Elul: The Time for Closeness

September 4, 2016

10 min read


With only 30 days left in the year, Elul is a time of yearning, forgiveness and return.

"Remember! Only 30 more shopping days left!"

The last week of November was a magical time back in the "Old Country." I never endangered my life shopping at Filenes which, in those far off times, was only in Boston. Macy's was still the site of many near-death experiences for those of us who like the adrenalin rush of hunting for bargains. The nonstop hype was delivered breathlessly and repetitively. "Just today, ladies and gentleman. Yes! Just today!" was a typical opening for a 10% reduction on socks. It all ended with New Years, leaving precious little behind in its wake, other than the disheartening return to facing the juggernaut of routine soul-numbing life as usual.

Everything is different when the Jewish month of Elul arrives. It, too, is 30 days before the Big Day, which in this case is Rosh Hashana. It is not a time in which we strive to find some sort of balance between shopping and dropping. It is a time of love, yearning, reconciliation, forgiveness, and return.

No one can return to a place they have never been to.

What does "return" really mean? What are we trying to get back to? Jeremiah proclaimed, "Return, virgin of Israel, return to these, your cities" (Jeremiah 31:20). We are compared to a virgin, who can at last return to her betrothed groom, and to an exile who is able to return to the land now rebuilt, that was last seen empty and desolate.

No one can return to a place they have never been to. Have we ever really felt close to God and yearned for Him the way a bride yearns for her beloved? Have we ever really identified so closely with the fate of the Jewish people that our personal achievements fail to provide us with enough satisfaction to dull the ache of national estrangement from what we were meant to be as a people?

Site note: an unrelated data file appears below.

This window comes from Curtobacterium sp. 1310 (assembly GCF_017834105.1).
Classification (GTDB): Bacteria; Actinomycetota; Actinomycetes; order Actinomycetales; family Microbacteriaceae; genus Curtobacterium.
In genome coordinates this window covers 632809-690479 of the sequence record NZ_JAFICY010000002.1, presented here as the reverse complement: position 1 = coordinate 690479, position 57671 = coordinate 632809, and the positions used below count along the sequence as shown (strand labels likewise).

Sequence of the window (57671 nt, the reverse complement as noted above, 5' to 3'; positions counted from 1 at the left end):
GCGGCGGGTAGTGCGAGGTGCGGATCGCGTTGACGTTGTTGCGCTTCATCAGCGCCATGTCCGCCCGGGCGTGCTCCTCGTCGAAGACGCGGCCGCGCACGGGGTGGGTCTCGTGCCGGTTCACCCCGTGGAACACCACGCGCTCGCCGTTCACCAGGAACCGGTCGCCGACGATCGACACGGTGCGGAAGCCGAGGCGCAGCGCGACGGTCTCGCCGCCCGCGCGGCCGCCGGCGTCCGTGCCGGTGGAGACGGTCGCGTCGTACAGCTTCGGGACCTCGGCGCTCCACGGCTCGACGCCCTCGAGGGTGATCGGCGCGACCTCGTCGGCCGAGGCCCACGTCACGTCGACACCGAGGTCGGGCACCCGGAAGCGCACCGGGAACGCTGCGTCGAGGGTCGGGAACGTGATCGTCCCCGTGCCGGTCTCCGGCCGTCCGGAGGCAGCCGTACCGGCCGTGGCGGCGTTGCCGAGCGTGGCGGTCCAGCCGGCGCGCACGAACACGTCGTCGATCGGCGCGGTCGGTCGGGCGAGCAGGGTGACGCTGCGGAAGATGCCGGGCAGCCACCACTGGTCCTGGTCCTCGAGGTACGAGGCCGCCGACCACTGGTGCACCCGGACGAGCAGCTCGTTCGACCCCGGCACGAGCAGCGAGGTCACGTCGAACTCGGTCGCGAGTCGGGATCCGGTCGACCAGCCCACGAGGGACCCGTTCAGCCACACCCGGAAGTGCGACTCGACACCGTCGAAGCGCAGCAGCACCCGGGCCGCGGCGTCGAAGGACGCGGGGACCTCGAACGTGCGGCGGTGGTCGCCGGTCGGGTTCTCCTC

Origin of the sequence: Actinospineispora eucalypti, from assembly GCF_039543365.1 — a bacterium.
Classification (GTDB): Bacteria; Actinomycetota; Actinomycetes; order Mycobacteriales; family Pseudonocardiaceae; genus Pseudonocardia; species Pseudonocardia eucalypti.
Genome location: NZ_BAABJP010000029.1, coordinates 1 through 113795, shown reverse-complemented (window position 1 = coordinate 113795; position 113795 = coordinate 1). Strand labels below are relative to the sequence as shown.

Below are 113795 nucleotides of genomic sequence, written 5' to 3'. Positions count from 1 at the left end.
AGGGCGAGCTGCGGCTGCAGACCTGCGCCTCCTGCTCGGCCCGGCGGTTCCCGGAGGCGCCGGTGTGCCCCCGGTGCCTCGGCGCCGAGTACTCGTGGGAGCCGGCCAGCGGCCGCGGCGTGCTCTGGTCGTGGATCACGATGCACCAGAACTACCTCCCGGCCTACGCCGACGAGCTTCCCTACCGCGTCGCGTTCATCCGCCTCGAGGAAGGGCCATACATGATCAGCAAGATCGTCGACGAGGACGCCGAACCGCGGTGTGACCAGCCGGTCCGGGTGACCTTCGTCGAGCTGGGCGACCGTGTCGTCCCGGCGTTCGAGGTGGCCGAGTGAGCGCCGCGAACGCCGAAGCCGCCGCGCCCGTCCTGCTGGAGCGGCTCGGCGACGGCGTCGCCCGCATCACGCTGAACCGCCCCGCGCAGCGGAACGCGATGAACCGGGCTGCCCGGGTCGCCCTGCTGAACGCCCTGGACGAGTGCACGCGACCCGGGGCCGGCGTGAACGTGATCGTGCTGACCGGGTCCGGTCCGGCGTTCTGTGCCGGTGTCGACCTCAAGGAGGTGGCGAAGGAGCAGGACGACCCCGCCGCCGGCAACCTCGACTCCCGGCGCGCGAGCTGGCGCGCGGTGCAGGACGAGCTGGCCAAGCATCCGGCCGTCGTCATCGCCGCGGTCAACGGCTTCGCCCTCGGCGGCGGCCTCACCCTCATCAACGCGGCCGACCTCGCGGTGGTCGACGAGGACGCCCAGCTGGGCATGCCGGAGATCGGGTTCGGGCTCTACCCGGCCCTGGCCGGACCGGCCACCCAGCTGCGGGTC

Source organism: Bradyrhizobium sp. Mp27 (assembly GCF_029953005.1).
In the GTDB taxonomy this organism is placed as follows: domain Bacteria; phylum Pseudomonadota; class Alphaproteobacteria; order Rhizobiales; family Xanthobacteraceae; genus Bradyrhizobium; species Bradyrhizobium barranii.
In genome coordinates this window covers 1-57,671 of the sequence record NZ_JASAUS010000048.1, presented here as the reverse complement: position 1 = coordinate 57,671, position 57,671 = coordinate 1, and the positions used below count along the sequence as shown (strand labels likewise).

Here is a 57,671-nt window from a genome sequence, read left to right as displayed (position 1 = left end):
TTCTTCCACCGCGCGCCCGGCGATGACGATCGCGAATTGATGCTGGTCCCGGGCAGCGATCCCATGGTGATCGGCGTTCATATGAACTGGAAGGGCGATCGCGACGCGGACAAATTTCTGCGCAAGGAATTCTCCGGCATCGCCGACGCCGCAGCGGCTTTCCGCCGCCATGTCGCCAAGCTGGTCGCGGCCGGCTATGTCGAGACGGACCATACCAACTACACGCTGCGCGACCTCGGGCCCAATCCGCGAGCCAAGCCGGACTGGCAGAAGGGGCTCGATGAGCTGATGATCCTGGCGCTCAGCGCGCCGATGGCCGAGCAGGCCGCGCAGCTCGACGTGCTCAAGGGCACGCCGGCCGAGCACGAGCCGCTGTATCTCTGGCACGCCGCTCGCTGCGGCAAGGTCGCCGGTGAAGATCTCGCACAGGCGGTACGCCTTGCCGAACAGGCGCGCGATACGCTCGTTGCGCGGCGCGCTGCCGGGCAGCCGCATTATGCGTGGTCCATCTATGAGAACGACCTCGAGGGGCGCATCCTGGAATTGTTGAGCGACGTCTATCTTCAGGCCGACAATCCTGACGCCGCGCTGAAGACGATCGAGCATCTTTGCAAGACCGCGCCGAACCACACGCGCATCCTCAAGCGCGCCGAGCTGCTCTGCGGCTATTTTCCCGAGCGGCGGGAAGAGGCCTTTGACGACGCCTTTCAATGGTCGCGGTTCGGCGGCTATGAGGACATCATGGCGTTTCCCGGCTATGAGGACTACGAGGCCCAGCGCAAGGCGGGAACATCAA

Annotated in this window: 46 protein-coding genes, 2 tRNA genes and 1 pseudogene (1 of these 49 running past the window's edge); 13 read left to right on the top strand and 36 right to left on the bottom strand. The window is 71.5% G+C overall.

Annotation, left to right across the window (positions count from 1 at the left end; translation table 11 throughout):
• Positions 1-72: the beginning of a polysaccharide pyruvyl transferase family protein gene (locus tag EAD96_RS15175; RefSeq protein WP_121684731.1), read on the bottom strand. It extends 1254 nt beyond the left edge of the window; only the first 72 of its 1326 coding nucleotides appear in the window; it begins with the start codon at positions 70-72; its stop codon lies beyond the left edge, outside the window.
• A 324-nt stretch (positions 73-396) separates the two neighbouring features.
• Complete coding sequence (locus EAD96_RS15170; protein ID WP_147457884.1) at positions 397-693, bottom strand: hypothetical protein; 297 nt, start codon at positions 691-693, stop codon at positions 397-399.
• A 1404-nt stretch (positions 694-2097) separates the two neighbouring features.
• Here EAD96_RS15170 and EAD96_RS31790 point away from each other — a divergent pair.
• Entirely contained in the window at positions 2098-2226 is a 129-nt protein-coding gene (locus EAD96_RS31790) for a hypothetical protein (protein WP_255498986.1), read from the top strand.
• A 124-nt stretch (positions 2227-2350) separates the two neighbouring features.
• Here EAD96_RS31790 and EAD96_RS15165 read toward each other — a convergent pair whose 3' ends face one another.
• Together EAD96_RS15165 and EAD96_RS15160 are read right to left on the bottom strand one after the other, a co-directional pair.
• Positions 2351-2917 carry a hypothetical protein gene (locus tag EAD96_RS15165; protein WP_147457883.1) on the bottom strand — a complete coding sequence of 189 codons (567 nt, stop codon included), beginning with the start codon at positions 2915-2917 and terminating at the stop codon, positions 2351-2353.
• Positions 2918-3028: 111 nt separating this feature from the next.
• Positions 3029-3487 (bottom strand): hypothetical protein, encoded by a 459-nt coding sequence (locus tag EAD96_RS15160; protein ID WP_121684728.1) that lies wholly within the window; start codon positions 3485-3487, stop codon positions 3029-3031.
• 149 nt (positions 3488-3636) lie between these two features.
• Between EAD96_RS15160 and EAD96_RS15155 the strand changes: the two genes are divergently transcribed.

For many of us the answer is silence. And for many there are moments of beauty and connection that we wish would last forever. There are times when we feel totally connected to the Jewish nation as a whole, glued to the news. How many Katyushas? Do I know anyone in Haifa? What can I do to help?


The difference between the way we relate to Elul and how we relate to the end of November is a microcosm of the way we relate to our bodies and our souls. The body wants to own, to buy more and more. The soul wants connection, deeper and deeper.

The great illusion of life is that the body (which we all intellectually recognize as only mortal) feels real and permanent. The soul (which we all know is infinite since it part of God Himself), feels vaguely unreal because it is intangible.

Our self-esteem is built, brick by brick, by choosing to conquer our impulsivity and cravings.

The sages tell us, "One moment of return and good deeds in this world is worth more than the whole life in the World to Come" (Ethics of the Fathers, 4:17). This is the world of enormous spiritual opportunity. It is the setting of "trial by fire," as our passions, jealousies, petty hatreds, burn within us. Every victory has profound impact on our connection to God and to man. In the deepest sense, our self-esteem is built, brick by brick, by choosing to conquer our impulsivity and cravings. The problem is that we are too myopic to see the panoramic vista that this sort of battle opens up within us. We are too busy fighting. We fail, again and again. We let our failures define us and erode our belief in the fact that we are fighting a winnable battle. We all too often submit to the dictates of our bodies and silence the yearnings of the soul. We give up the struggle.